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SF State study shows Bay Area slow to adopt FasTrak



William Morris
SF State Office of Public Affairs & Publications
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Press Release published by the Office of Public Affairs & Publications


Consistent, sustained discounts would improve the program authors say

SAN FRANCISCO, February 26, 2007 -- A study by San Francisco State University College of Business faculty finds that FasTrak usage on state-owned bridges in the San Francisco Bay Area is 30 percent lower at peak traffic periods than that of other toll bridges in the United States.

Although the authors offer several suggestions for how to better market the FasTrak program, the study suggests that a consistent discount appears to be the largest single factor in leading to successful adoption of electronic toll collection (ETC) programs.

The study, published earlier this month in the winter edition of Transportation Journal, was authored by Sanjit Sengupta, professor of marketing; Ramesh Bollapragada, assistant professor of decision sciences; and MBA graduate Hector Bedolla.

Comparison data collected for the study shows that Golden Gate Bridge and ETC systems in New York, New Jersey and Illinois all experience ETC levels of around 70 percent compared to the 40 percent for the Bay Area bridges. These systems all offer discounts from 11 to 50 percent over cash-based tolls; whereas, the state-owned Bay Area bridges have not offered a consistent FasTrak discount.

Sengupta, a FasTrak user who commutes to the SF State campus from Walnut Creek, acknowledges that the Metropolitan Transportation Commission (MTC) and Bay Area Transit Authority (BATA), which manage the program, have made some attempts to jumpstart FasTrak adoption. The BATA offered a discount for January after bridge tolls were increased Jan. 1 and is making passes available for sale at Costco and Safeway. However, he believes that it isn't enough.

"Temporary discounts do result in spikes in FasTrak adoption. But only a small section of the population is aware and takes advantage of such promotions. To change the behavior of large numbers of drivers across the entire Bay Area will require sustained application of economic incentives. A permanent discount will help even more people embrace FasTrak," he said.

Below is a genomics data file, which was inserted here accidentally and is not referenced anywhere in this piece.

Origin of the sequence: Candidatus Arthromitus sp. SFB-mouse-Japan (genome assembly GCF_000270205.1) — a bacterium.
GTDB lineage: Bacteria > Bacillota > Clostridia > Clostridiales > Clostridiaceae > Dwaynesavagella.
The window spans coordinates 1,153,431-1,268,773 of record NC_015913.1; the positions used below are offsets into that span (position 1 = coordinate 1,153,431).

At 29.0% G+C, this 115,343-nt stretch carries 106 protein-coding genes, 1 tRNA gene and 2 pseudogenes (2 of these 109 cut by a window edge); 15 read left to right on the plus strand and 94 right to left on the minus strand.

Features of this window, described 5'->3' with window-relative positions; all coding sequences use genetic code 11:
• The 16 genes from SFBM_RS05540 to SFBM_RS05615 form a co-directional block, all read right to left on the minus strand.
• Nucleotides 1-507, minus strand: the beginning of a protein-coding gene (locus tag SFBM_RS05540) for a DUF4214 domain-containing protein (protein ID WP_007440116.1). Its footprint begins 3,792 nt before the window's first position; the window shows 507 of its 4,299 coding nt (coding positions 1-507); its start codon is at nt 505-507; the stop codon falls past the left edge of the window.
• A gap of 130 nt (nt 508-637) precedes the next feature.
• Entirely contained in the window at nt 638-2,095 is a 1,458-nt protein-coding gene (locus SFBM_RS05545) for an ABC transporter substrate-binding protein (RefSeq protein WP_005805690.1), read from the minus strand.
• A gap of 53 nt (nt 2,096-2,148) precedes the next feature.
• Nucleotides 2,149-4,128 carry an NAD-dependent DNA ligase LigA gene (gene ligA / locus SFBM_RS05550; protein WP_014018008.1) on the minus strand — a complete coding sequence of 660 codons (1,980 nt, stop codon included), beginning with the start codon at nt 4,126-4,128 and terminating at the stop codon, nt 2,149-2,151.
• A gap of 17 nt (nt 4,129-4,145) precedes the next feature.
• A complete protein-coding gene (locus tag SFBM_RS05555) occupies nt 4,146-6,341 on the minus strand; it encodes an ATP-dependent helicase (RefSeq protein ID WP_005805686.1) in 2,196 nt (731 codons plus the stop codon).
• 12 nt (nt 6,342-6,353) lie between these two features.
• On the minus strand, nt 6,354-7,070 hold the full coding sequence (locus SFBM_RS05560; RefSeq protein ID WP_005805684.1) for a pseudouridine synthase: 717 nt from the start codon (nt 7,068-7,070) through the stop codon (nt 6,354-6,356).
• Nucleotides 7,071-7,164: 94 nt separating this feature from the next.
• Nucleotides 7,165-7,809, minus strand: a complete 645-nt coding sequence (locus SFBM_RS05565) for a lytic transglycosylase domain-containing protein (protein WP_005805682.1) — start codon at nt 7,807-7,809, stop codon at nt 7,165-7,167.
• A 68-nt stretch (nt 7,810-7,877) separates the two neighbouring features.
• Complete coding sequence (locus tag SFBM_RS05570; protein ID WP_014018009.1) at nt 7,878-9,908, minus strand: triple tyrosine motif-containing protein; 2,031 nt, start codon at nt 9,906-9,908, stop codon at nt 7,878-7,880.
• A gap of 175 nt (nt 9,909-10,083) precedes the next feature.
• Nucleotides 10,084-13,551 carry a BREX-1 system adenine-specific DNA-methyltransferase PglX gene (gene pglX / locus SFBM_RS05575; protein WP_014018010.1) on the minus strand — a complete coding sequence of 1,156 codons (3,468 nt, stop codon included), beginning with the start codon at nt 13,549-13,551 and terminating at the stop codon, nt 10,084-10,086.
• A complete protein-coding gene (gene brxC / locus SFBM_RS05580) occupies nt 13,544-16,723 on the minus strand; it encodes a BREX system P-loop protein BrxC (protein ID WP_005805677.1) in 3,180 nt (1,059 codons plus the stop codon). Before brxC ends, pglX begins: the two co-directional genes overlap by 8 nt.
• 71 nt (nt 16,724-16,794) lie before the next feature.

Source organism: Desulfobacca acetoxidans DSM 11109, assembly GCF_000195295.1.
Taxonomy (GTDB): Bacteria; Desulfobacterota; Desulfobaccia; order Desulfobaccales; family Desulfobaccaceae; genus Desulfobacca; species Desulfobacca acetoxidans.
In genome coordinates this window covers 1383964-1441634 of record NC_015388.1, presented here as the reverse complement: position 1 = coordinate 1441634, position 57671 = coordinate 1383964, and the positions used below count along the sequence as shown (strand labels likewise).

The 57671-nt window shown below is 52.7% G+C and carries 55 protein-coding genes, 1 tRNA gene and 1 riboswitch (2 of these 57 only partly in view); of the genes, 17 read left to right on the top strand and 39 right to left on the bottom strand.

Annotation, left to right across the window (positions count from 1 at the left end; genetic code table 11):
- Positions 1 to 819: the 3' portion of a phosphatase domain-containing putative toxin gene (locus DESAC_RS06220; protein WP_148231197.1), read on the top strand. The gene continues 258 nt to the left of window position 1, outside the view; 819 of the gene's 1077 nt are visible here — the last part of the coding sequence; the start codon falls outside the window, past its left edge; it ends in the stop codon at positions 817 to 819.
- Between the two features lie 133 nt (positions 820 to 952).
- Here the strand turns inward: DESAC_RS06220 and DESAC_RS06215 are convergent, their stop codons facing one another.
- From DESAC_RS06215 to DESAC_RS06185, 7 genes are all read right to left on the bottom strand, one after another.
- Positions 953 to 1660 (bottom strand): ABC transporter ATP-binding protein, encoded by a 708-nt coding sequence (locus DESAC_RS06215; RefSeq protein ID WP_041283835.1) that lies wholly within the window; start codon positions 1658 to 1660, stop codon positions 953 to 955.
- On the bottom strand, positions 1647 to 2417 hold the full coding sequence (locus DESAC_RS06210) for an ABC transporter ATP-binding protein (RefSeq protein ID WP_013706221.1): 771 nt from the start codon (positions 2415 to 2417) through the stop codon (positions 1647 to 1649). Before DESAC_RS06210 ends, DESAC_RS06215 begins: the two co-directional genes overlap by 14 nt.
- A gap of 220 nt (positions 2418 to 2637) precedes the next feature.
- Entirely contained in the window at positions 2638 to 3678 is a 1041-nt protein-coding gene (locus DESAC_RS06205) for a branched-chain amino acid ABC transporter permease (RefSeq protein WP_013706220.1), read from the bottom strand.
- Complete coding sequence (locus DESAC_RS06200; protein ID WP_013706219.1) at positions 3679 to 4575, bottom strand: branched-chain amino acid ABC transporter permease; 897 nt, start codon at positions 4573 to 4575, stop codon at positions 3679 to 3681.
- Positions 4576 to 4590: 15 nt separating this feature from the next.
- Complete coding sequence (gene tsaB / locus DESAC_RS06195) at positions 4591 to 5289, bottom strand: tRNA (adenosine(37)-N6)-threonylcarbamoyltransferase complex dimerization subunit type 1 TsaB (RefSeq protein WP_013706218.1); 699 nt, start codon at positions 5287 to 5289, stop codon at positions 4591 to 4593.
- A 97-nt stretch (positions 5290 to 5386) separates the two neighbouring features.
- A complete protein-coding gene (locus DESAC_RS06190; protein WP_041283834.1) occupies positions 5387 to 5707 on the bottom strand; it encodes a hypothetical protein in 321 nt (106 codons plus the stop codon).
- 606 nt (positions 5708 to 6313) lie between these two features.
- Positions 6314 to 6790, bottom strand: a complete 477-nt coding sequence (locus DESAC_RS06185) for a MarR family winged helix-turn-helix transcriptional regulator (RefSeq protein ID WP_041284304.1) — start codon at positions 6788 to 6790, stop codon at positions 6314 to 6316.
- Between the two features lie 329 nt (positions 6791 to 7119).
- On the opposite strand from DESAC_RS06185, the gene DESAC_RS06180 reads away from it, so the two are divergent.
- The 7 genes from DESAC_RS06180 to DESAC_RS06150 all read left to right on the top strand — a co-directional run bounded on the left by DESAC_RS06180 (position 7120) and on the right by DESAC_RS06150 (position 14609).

Sengupta says ongoing discounts could pay for themselves. If FasTrak usage increases, he said, there would be savings from the reduction in toll collectors needed, and the time savings for commuters and reductions in air pollution and fuel consumption outweigh the costs.

Other suggestions to increase adoptions rates include:

  • Adding FasTrak-only lanes and toll booths gradually when the current number of dedicated FasTrak lanes reach their capacity.
  • Extending FasTrak-only lanes at the San Francisco Oakland Bay Bridge further back in to the "maze" during the work week so that time savings for FasTrak users increases.
  • Decrease the number of FasTrak-only lanes during the weekend when more cash-paying motorists are using the bridges.
  • Increase the number of retail outlets where FasTrak is available, including public transportation agencies such as BART, Muni, SamTrans and AC Transit.
  • Promote FasTrak more aggressively, including training toll collectors to promote the program and offering them incentives to do so.

The research data for the paper was collected by Bedolla for his MBA thesis. He graduated in May 2006.

Accredited by the prestigious Association to Advance Collegiate Schools of Business, SF State's College of Business enrolls nearly 4,200 undergraduate and 715 graduate students. Each year the College of Business awards more business degrees than Stanford, University of California, Berkeley and University of San Francisco combined. All of its full-time faculty members hold doctoral degrees, and most have experience with commercial enterprises and engage in applied business research.


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Last modified February 26, 2007, by the Office of Public Affairs & Publications